Friday, December 11, 2009

December 11

Today everyone seemed a little tired, or maybe it’s my projection. The core group of fifty has a few absences, and the observer group has thinned down to less than half. Maybe it’s the pace and intensity of the workshop, with really no free time—short lunch and tea breaks with long lines, so many people in our group, and every session seems to run over, even when we start precisely on time. The other point is that we are sitting in a basement room talking about a country that we yearn to directly experience, right outside the hotel doors. Also, the weather is beautiful, clear and balmy, even though it’s cold at night, like Colorado. By the end of today, I felt I would jump out of my skin if I had to stay inside that basement conference room, as beautiful as it is, any longer.

I’m amazed at the stamina of the group, nonetheless. Ivy, the facilitator, must be exhausted, as the group is slightly easier to manage now that we are settled in together, but the pace of the work is unrelenting. The Prime Minister was right—they seek to exploit us mercilessly, in his words.

This morning there were 12 short presentations on alternative assessment. Our topic revolves around Bhutan’s reliance on a daunting single exam in the 10th standard, and then again in the 12th. The entire future of a teenager is determined by this exam, and only a small percentage pass—meaning they can continue school, and then qualify for high-level jobs. This is so stressful and demoralizing, and we are hearing from everyone, students, teachers, administrators, that this exam needs to be examined. Also, the exam is based on memorized material, and does not determine creative or critical thinking, the depth of personal experience, etcetera. Our group has determined that we really want to change the reliance on this exam. It’s a system inherited from India (and indirectly from the UK) that never worked well there as well—I remember my undergraduate honor’s thesis on the secularization of the Indian intellectual elite, where I critiqued the Indian system of education, based on Gandhian philosophy.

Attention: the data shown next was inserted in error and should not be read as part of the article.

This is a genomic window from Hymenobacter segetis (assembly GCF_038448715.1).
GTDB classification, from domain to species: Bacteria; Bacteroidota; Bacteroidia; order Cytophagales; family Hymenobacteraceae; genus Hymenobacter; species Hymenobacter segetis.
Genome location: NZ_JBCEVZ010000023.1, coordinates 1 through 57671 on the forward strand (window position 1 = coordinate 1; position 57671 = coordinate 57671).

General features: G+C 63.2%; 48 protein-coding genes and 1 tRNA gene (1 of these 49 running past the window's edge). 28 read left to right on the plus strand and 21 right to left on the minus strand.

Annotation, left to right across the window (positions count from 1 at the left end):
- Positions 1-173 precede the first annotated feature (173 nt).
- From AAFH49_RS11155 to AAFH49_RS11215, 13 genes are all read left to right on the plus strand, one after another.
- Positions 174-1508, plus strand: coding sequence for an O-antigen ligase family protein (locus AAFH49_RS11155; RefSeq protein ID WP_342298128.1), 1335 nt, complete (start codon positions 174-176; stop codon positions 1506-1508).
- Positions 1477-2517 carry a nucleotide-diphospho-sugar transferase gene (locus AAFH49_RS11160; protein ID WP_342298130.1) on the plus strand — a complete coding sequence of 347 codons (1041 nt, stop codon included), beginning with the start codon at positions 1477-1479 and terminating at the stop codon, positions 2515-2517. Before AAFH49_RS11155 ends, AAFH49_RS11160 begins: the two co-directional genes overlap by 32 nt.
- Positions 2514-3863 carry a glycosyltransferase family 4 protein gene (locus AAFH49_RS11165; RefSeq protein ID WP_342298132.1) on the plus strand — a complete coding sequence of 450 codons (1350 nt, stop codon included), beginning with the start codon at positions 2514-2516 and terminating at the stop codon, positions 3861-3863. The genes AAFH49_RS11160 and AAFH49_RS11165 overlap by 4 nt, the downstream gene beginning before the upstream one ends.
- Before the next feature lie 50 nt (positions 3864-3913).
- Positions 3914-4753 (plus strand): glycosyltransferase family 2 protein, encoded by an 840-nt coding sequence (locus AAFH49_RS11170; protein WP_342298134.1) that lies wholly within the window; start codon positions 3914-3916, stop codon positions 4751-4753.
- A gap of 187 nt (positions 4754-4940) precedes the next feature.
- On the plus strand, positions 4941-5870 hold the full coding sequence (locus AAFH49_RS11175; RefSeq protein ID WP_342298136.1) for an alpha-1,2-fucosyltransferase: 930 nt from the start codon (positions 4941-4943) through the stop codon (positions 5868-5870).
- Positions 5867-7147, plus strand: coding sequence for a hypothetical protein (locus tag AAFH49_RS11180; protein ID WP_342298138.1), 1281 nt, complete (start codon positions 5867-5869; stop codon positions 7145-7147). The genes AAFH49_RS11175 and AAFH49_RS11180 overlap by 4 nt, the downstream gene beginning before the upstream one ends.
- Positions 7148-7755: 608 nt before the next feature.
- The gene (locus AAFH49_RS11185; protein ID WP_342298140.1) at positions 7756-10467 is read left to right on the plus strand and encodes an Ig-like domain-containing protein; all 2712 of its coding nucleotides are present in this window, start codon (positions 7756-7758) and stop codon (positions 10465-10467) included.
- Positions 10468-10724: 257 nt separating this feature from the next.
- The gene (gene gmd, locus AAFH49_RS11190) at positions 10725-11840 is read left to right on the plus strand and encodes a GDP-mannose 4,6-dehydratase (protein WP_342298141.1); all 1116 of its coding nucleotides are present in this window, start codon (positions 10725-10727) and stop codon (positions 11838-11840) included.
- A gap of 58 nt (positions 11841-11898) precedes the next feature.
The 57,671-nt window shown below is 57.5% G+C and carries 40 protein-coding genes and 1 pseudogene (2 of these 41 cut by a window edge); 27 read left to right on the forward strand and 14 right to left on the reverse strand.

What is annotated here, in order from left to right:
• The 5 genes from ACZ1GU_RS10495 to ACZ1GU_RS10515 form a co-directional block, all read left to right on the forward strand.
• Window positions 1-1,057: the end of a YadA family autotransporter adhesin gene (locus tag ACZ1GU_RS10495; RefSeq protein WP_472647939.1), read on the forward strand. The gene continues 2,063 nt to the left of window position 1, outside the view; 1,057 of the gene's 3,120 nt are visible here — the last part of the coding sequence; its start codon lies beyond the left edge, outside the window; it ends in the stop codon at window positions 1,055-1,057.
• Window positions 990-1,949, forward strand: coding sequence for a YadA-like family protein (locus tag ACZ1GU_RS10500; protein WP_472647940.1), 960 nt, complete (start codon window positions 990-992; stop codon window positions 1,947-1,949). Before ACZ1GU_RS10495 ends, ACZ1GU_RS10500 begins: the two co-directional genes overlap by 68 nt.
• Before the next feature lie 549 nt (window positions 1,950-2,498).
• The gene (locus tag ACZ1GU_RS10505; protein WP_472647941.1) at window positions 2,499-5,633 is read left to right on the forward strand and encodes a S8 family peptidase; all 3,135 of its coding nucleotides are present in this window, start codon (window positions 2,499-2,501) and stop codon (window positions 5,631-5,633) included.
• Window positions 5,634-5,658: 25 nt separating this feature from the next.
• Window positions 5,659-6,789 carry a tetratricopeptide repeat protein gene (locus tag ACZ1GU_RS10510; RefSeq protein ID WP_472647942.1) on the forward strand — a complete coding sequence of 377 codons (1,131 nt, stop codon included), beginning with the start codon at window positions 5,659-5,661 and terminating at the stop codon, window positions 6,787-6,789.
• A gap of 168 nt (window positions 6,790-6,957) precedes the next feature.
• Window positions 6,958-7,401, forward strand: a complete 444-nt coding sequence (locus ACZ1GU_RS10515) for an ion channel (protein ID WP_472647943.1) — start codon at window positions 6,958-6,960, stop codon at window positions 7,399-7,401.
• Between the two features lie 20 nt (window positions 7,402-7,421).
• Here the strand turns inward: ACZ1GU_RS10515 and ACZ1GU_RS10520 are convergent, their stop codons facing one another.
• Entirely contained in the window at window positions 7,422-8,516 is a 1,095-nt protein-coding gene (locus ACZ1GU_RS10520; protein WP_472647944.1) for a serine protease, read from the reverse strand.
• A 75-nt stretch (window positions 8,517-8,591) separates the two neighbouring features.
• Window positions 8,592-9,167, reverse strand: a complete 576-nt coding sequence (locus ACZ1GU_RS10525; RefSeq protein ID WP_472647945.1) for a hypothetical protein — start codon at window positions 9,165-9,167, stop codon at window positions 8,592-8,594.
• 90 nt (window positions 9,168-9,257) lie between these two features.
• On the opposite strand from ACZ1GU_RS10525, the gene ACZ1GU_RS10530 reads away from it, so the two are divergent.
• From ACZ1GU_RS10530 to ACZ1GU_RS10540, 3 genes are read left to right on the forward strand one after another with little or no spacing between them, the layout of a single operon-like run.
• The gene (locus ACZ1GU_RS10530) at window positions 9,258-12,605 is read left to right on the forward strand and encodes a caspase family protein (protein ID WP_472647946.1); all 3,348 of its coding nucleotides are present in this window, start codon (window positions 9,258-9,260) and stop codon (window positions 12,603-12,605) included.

The assessment presentations were from school principals and education professors—and it was dismaying that most of them were not on assessment at all. Richard gave an excellent one on assessment in his classes based on the Five Qualities. Still, it was great to hear a little about a bunch of alternative schools, most of them in India and Thailand though the Shambhala School in Halifax was represented.

The best part of the day for me was the breakout in the late morning. There had been growing concern that the development of the intellect had not been discussed much, and my group on Critical Thinking was formed to address that. (This is why I was initially invited, and I’m so glad we got to meet.) The group of 15, half Bhutanese, started out with an adversarial tone, with a few professorial types pushing critical thinking with a western flavor, implying that this was foreign to Bhutanese culture. I had this moment when I realized this is why I had come to Bhutan—to serve as a bridge. I spoke about the critical thinking traditions of Buddhism, from Nagarjuna and Dharmakirti, and how that training was preserved in the monasteries, though it was often taught in a rote manner, except in the debate traditions of the shedras. I had spoken to Khenpo before our group, and he spoke a bit about his training. I could feel the entire group relax, and quickly we developed a consensus: critical thinking was renamed “analytic” thinking, it was lacking in the Bhutanese curriculum, inherited from India etc., and that it was essential for Gross National Happiness. If students could learn to think for themselves, they could develop a more personal relationship with the material and the confidence to carry their education into their lives. We agreed that analysis was urgently needed in relationship with the media, and thought that perhaps critical thinking could be brought into Bhutanese schools in the “Trojan horse” of a media literacy program that is currently being developed. Why were things presented this way on TV? What statements have fallacies, what are distortions, what are lies, and why are they presented in the commercial, show, etc?